Interview with Shady Jeff: Part 1

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Shady Jeff (Jeffrey Phillips) Interview 2017
Shady Jeff (Jeffrey Phillips) Interview 2017

This talk had been in the works between Jeffrey and I for a couple of months before we finally settled on a day to conduct the interview. This interview was finally done in July, 2016 over Skype. Here's the first part of the over 90 minutes chat with Jeffrey Phillips, more known to Hollywood Undead fans as Shady Jeff.
- German Padilla


— So, what’s up?  How are you?

Shady Jeff: Good!  This has been a long time in the making. For a year?

— How’s LA?  How’s the weather over there?

Shady Jeff: Very nice.

— You mentioned doing band management in the formative years of the band’s MySpace days.  Can you go more into detail on what you achieved in that field, and how did it help to get the band exposure prior to signing a record deal?

Shady Jeff: Before Hollywood Undead, I was being apprenticed to do A&R, which is the people that go out to find new bands to sign to labels, and develop them into an actual recording artist and all that stuff.  So, I was already pretty well in the music industry.  I was already in there, so when HU happened, it was only natural that I became the manager because I was the only one in the band with any experience in the music industry, and I spoke the language.  So, I was voted to be the manager pretty quick once things got serious.  

— Have you been following them [Hollywood Undead] for the past few years?

Shady Jeff: No, haha.  Not really, no.  I have two kids and business and all kinds of other things that take up most of my time.  I’ve heard a couple songs, like I heard one on the radio, so I haven’t sat down and listened to an album or anything like that.

— What’s been keeping you busy?

Shady Jeff: I am a bit of a liberty activist and a journalist, and so I write a lot.  I’m doing a lot of stuff offline, not online.  I also restore miniature motorcycles, and I’ve got two kids haha.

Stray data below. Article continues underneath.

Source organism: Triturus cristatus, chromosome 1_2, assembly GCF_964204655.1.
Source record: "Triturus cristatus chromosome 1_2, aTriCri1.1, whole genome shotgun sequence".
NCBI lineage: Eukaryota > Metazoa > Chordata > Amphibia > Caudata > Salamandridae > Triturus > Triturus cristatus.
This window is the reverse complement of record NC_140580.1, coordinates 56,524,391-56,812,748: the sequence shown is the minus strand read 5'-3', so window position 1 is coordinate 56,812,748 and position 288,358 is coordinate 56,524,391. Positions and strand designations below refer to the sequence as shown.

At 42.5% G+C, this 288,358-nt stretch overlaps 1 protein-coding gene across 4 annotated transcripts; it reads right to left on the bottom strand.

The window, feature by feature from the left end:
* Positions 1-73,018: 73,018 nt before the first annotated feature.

— How is the whole Honda [motorcycle] restoration business going for you?

Shady Jeff: It’s fine, it’s not a horrible job.

— Can you confirm that you and former member Deuce originally toyed with the idea of an additional verse in “My Black Dahlia” with you on vocals?

Shady Jeff: Well, [on] “Black Dahlia” I wrote...  I made the beats for “My Black Dahlia”, that was when I went to Aron and said “Hey, let’s make a song together!”.   That one came out, originally it was me and George and Jorel. I wish I would have held on to it, there is one person in the world that has it, but I don’t know where she is.  I had a full verse on it, it wasn’t that bad, but it didn’t make the cut.

— The song “Turn Off the Lights” was marked as a critical point in the history of the band, with massive cross pollination of listeners of Jeffree Star, who was on the track, who already had a large fan base on MySpace.  How calculated of a move was this from a manager’s point of view?

Shady Jeff: Calculated haha.  I was pretty active in the Hollywood club scene back then, most of the song content, lyrical content was about that stuff.  I knew Jeffree just from the Hollywood scene for probably a decade, and when HU started popping I was just like “Jeff, you got to do a song with us,” and asked him a bunch of times.  He was kind of nervous, he was like “whatever”, but then when we blew up he was like “alright”.  It was really hard, it took a while to get that done because Aron was like horrified of Jeffree because he was going “Oh that guy’s gay! Oh he’s a cross-dresser!”.  Aron didn’t want Jeffree at the house because his parents were there.  So, he didn’t want his mom and dad to see Jeffree.  I literally had to be like “Jeff, can you, like, dress down?  I’m sorry…”.  So he came over in a hoodie and dickies and we had no clue what we were going to do on that track.  It just happened, and it was really fun.  It wasn’t just Jeffree, I was hanging out with Tila Tequila a bunch back then.  I would be posting, she would leave the room, and I’d go on her computer and be like “Hollywood Undead!”.  I was doing posts off of her Facebook, her MySpace, she had, I don’t know, several million.  Between Jeffree doing the song, and definitely the cross pollination of that, it was Tila Tequila fans and also I was good buddies with Sonny from First to Last.

— Isn’t that that Skrillex guy?